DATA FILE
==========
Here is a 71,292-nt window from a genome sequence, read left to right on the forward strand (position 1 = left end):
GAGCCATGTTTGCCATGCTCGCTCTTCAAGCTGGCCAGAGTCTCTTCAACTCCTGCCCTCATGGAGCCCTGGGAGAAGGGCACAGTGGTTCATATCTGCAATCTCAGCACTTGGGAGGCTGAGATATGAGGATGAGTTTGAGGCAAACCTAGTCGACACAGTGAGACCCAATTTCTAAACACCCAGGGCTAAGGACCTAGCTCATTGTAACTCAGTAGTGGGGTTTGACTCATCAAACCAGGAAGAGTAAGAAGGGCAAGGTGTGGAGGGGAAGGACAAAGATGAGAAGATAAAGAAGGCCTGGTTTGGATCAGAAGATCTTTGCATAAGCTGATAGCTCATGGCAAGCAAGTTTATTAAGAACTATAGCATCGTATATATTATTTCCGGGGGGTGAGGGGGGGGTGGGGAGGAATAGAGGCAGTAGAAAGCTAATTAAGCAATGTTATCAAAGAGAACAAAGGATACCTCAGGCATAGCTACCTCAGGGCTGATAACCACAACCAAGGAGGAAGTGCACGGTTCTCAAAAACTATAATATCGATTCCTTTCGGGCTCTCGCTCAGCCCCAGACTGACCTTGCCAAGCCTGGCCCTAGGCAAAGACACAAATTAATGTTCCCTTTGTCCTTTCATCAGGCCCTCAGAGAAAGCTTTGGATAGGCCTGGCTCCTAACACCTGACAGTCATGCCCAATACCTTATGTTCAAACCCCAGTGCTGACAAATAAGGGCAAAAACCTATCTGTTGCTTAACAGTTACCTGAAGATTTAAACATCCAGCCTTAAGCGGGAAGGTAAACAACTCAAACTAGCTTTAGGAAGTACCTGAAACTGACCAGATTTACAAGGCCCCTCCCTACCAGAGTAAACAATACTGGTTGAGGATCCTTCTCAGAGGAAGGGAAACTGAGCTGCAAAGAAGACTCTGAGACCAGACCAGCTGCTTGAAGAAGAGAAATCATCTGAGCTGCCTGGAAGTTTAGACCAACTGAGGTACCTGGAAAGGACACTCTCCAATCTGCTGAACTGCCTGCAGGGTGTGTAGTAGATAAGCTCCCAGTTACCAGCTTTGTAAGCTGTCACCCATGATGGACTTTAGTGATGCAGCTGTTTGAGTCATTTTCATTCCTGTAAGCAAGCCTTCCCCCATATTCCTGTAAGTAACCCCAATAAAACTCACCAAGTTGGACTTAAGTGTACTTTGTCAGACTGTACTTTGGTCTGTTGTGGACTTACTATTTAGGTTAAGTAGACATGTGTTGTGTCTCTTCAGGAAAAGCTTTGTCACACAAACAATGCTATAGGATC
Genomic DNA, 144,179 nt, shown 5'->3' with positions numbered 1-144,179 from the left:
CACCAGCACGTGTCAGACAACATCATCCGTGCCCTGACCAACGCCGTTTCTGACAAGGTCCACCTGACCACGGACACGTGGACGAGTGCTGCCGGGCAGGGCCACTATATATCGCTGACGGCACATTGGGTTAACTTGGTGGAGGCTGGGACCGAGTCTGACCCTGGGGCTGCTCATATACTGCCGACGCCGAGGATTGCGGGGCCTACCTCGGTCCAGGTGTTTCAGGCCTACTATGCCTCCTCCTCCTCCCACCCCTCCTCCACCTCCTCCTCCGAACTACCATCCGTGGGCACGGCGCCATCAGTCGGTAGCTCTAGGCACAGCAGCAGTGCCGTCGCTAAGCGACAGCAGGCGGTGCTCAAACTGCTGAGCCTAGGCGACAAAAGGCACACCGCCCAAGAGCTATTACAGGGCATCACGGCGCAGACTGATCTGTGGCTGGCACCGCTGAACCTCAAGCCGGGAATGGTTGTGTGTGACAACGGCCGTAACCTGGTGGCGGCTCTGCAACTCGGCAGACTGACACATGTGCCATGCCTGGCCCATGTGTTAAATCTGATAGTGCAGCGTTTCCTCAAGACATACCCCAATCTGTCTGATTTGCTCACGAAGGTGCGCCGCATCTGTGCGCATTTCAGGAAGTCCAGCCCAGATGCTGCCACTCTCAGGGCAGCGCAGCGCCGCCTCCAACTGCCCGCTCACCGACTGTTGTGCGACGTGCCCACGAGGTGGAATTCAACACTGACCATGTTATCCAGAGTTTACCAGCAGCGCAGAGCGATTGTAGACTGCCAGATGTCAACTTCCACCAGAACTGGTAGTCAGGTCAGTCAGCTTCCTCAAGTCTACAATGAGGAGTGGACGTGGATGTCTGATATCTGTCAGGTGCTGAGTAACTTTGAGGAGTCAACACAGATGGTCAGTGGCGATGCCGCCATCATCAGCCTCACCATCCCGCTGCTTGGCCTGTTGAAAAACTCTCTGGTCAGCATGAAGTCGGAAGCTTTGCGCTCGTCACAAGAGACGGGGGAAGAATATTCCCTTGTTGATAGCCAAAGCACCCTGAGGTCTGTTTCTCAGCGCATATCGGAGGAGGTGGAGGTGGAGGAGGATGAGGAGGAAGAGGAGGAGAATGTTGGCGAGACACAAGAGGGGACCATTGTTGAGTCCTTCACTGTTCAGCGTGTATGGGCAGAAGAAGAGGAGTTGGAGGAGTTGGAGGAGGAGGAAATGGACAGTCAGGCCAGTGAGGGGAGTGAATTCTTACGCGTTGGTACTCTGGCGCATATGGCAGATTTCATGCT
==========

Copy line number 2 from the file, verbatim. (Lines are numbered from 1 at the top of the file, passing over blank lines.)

GAGCCATGTTTGCCATGCTCGCTCTTCAAGCTGGCCAGAGTCTCTTCAACTCCTGCCCTCATGGAGCCCTGGGAGAAGGGCACAGTGGTTCATATCTGCAATCTCAGCACTTGGGAGGCTGAGATATGAGGATGAGTTTGAGGCAAACCTAGTCGACACAGTGAGACCCAATTTCTAAACACCCAGGGCTAAGGACCTAGCTCATTGTAACTCAGTAGTGGGGTTTGACTCATCAAACCAGGAAGAGTAAGAAGGGCAAGGTGTGGAGGGGAAGGACAAAGATGAGAAGATAAAGAAGGCCTGGTTTGGATCAGAAGATCTTTGCATAAGCTGATAGCTCATGGCAAGCAAGTTTATTAAGAACTATAGCATCGTATATATTATTTCCGGGGGGTGAGGGGGGGGTGGGGAGGAATAGAGGCAGTAGAAAGCTAATTAAGCAATGTTATCAAAGAGAACAAAGGATACCTCAGGCATAGCTACCTCAGGGCTGATAACCACAACCAAGGAGGAAGTGCACGGTTCTCAAAAACTATAATATCGATTCCTTTCGGGCTCTCGCTCAGCCCCAGACTGACCTTGCCAAGCCTGGCCCTAGGCAAAGACACAAATTAATGTTCCCTTTGTCCTTTCATCAGGCCCTCAGAGAAAGCTTTGGATAGGCCTGGCTCCTAACACCTGACAGTCATGCCCAATACCTTATGTTCAAACCCCAGTGCTGACAAATAAGGGCAAAAACCTATCTGTTGCTTAACAGTTACCTGAAGATTTAAACATCCAGCCTTAAGCGGGAAGGTAAACAACTCAAACTAGCTTTAGGAAGTACCTGAAACTGACCAGATTTACAAGGCCCCTCCCTACCAGAGTAAACAATACTGGTTGAGGATCCTTCTCAGAGGAAGGGAAACTGAGCTGCAAAGAAGACTCTGAGACCAGACCAGCTGCTTGAAGAAGAGAAATCATCTGAGCTGCCTGGAAGTTTAGACCAACTGAGGTACCTGGAAAGGACACTCTCCAATCTGCTGAACTGCCTGCAGGGTGTGTAGTAGATAAGCTCCCAGTTACCAGCTTTGTAAGCTGTCACCCATGATGGACTTTAGTGATGCAGCTGTTTGAGTCATTTTCATTCCTGTAAGCAAGCCTTCCCCCATATTCCTGTAAGTAACCCCAATAAAACTCACCAAGTTGGACTTAAGTGTACTTTGTCAGACTGTACTTTGGTCTGTTGTGGACTTACTATTTAGGTTAAGTAGACATGTGTTGTGTCTCTTCAGGAAAAGCTTTGTCACACAAACAATGCTATAGGATC